Walk marks anniversary of Bataan death march

WELLSBURG – The Brooke County Public Library and its American Defenders of Bataan and Corregidor Museum observed the 72nd anniversary of the Bataan Death March with a community walk Saturday.

Author John D. Lukacs presented the documentary “4-4-43,” which is based on his book, “Escape from Davao: The Forgotten Story of the Most Daring Prison Break of the Pacific War.”

The book is about 10 prisoners of war and two Filipinos who broke out of a high-security penal colony following their capture by the Japanese during World War II.

Dancers with the Filipino American Association of Pittsburgh, a nonprofit, volunteer organization dedicated to promoting the Filipino culture, performed at the Wellsburg Elks Lodge where the walk ended and lunch and refreshments were provided for participants.

Jane Kraina, museum coordinator, said the Wellsburg lodge, led by Exulted Ruler Jeff Cionni, secured a grant from the West Virginia Elks to provide the food and the stage for the dancers.

Agnes Ahn of Massachusetts provided funds for a touchscreen kiosk for the museum which was unveiled as part of the memorial celebration. The kiosk provides visitors access to 22 videos, 300 photos and numerous assorted letters and other documents.

Joe Vater, a survivor of the march from McKees Rocks, Pa., also attended. Vater is a long-time supporter of the museum and donated a box camera and thousands of photos he took following his liberation by Allied troops from a Japanese prisoner of war camp, where he managed to survive for three years. He acquired the camera after he was freed in Manchuria when he traded his saber for it.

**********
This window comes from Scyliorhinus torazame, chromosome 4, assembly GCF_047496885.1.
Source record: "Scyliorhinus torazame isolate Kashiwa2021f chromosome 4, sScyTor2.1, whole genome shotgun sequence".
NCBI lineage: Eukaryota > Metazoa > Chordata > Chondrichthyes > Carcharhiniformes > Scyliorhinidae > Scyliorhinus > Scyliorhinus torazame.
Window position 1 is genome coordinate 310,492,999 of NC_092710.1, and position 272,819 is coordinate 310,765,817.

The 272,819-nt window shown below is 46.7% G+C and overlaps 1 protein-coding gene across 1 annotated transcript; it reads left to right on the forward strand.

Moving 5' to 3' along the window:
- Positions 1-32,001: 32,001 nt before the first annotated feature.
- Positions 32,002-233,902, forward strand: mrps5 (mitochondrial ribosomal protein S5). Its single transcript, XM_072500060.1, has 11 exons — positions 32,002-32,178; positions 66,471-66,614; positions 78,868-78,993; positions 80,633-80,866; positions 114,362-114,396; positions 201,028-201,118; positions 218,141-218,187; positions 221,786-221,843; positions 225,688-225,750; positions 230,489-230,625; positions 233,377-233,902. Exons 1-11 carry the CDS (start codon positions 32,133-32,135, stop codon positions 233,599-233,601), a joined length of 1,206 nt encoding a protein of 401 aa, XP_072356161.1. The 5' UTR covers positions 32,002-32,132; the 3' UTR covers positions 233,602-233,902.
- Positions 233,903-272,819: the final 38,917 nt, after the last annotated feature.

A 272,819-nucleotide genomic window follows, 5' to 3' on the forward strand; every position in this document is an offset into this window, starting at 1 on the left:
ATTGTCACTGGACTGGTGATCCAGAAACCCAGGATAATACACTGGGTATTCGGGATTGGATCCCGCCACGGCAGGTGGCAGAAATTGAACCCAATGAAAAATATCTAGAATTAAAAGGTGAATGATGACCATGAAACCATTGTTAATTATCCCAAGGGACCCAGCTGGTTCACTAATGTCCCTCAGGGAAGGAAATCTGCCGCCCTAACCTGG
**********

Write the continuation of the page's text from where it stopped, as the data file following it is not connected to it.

“When you have no choice, you just get through it,” he said.

Re-enactors with the World War II Living History group led by Bill Burruss returned again this year with World War II-era military vehicles that some participants got a chance to ride in. The Pittsburgh-based re-enactment group First Frontier Mechanized Colony was also in attendance in full uniform.

“We do this to commemorate the losses and the sacrifice, and because we appreciate the history,” said Jamie Balser, a living history re-enactor and self-proclaimed amateur historian.

The American Defenders of Bataan and Corregidor began as a permanent exhibit established by Ed Jackfert, a Wellsburg man who was among the many captured following a long battle to defend the islands against Japanese invasion. It details the surrender of 72,000 American and Filipino troops at Bataan and their forced walk 65 miles in grueling heat to a railroad station where they were loaded onto stifling boxcars to the Camp O’Donnell prison camp.

At least 600 Americans and more than 10,000 Filipinos died from disease, starvation or dehydration or were killed when they attempted to get water or fell behind.

Norie Thomas, a Mingo Junction resident and member of the FAAP, described her grandfather’s experience on the march.

“People starved to death, and he told me that when they tried to fight back the Japanese would skin them alive,” Thomas said. She recalled his stories of Filipino women being raped and abused as punishment on a regular basis. Some of them would kill chickens and use their blood to make it look like they were menstruating the only way to avoid being sexually assaulted, she said.

“My dad told me that if you fell down they would kill you with a bayonet,” said Nancy Jacob McIntyre, another FAAP member. “He was lucky. No one saw him fall, and he rolled under some nearby bushes and stayed hidden there for a very long time.”

McIntyre’s father survived and came to the U.S. when the conflict ended, where he lived until 1971.